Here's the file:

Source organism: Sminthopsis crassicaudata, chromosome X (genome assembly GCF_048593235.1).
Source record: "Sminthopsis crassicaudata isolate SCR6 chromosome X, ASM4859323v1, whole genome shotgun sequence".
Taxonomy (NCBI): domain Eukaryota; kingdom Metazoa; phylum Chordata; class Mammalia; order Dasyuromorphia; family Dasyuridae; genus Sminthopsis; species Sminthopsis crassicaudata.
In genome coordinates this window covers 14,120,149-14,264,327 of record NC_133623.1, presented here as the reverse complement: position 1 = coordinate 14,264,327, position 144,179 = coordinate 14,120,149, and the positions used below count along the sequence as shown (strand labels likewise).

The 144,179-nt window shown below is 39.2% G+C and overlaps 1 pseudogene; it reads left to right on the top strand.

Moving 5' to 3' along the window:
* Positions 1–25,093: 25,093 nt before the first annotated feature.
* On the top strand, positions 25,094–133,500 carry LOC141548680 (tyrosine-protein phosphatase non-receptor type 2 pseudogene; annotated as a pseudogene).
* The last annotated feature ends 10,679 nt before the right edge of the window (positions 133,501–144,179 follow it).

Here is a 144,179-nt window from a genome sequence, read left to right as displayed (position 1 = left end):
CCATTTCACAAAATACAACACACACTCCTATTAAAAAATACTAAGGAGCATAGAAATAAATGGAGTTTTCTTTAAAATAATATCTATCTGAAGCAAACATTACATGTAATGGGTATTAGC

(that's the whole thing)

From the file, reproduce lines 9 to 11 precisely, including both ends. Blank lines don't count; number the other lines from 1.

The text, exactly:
* The last annotated feature ends 10,679 nt before the right edge of the window (positions 133,501–144,179 follow it).

Here is a 144,179-nt window from a genome sequence, read left to right as displayed (position 1 = left end):
CCATTTCACAAAATACAACACACACTCCTATTAAAAAATACTAAGGAGCATAGAAATAAATGGAGTTTTCTTTAAAATAATATCTATCTGAAGCAAACATTACATGTAATGGGTATTAGC